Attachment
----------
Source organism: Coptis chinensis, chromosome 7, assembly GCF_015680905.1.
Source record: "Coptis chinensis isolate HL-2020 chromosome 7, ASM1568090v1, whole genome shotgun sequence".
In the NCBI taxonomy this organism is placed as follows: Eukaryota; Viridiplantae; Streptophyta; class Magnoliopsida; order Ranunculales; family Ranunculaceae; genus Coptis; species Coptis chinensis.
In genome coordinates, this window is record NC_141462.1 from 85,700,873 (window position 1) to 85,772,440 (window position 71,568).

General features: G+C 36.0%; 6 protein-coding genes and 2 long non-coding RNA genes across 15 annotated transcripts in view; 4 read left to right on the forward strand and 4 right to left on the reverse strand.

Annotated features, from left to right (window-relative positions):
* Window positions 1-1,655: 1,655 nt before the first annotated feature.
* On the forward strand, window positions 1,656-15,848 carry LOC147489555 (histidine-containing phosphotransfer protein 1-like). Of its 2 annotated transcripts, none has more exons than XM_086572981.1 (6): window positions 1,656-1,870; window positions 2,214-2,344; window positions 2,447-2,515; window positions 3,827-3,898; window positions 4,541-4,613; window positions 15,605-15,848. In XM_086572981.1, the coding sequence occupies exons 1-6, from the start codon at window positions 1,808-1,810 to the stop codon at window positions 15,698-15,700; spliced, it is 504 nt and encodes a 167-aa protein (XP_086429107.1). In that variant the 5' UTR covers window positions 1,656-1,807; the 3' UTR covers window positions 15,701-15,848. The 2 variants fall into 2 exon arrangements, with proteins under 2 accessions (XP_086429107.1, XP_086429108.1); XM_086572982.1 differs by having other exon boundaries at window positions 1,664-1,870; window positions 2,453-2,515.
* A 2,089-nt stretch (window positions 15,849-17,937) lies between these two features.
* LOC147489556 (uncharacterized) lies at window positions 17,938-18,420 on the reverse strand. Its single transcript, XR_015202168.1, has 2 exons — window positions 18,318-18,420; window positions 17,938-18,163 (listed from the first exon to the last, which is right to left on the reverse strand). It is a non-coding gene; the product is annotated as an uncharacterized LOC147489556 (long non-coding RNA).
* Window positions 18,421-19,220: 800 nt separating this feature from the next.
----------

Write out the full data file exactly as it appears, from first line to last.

Source organism: Coptis chinensis, chromosome 7, assembly GCF_015680905.1.
Source record: "Coptis chinensis isolate HL-2020 chromosome 7, ASM1568090v1, whole genome shotgun sequence".
In the NCBI taxonomy this organism is placed as follows: Eukaryota; Viridiplantae; Streptophyta; class Magnoliopsida; order Ranunculales; family Ranunculaceae; genus Coptis; species Coptis chinensis.
In genome coordinates, this window is record NC_141462.1 from 85,700,873 (window position 1) to 85,772,440 (window position 71,568).

General features: G+C 36.0%; 6 protein-coding genes and 2 long non-coding RNA genes across 15 annotated transcripts in view; 4 read left to right on the forward strand and 4 right to left on the reverse strand.

Annotated features, from left to right (window-relative positions):
* Window positions 1-1,655: 1,655 nt before the first annotated feature.
* On the forward strand, window positions 1,656-15,848 carry LOC147489555 (histidine-containing phosphotransfer protein 1-like). Of its 2 annotated transcripts, none has more exons than XM_086572981.1 (6): window positions 1,656-1,870; window positions 2,214-2,344; window positions 2,447-2,515; window positions 3,827-3,898; window positions 4,541-4,613; window positions 15,605-15,848. In XM_086572981.1, the coding sequence occupies exons 1-6, from the start codon at window positions 1,808-1,810 to the stop codon at window positions 15,698-15,700; spliced, it is 504 nt and encodes a 167-aa protein (XP_086429107.1). In that variant the 5' UTR covers window positions 1,656-1,807; the 3' UTR covers window positions 15,701-15,848. The 2 variants fall into 2 exon arrangements, with proteins under 2 accessions (XP_086429107.1, XP_086429108.1); XM_086572982.1 differs by having other exon boundaries at window positions 1,664-1,870; window positions 2,453-2,515.
* A 2,089-nt stretch (window positions 15,849-17,937) lies between these two features.
* LOC147489556 (uncharacterized) lies at window positions 17,938-18,420 on the reverse strand. Its single transcript, XR_015202168.1, has 2 exons — window positions 18,318-18,420; window positions 17,938-18,163 (listed from the first exon to the last, which is right to left on the reverse strand). It is a non-coding gene; the product is annotated as an uncharacterized LOC147489556 (long non-coding RNA).
* Window positions 18,421-19,220: 800 nt separating this feature from the next.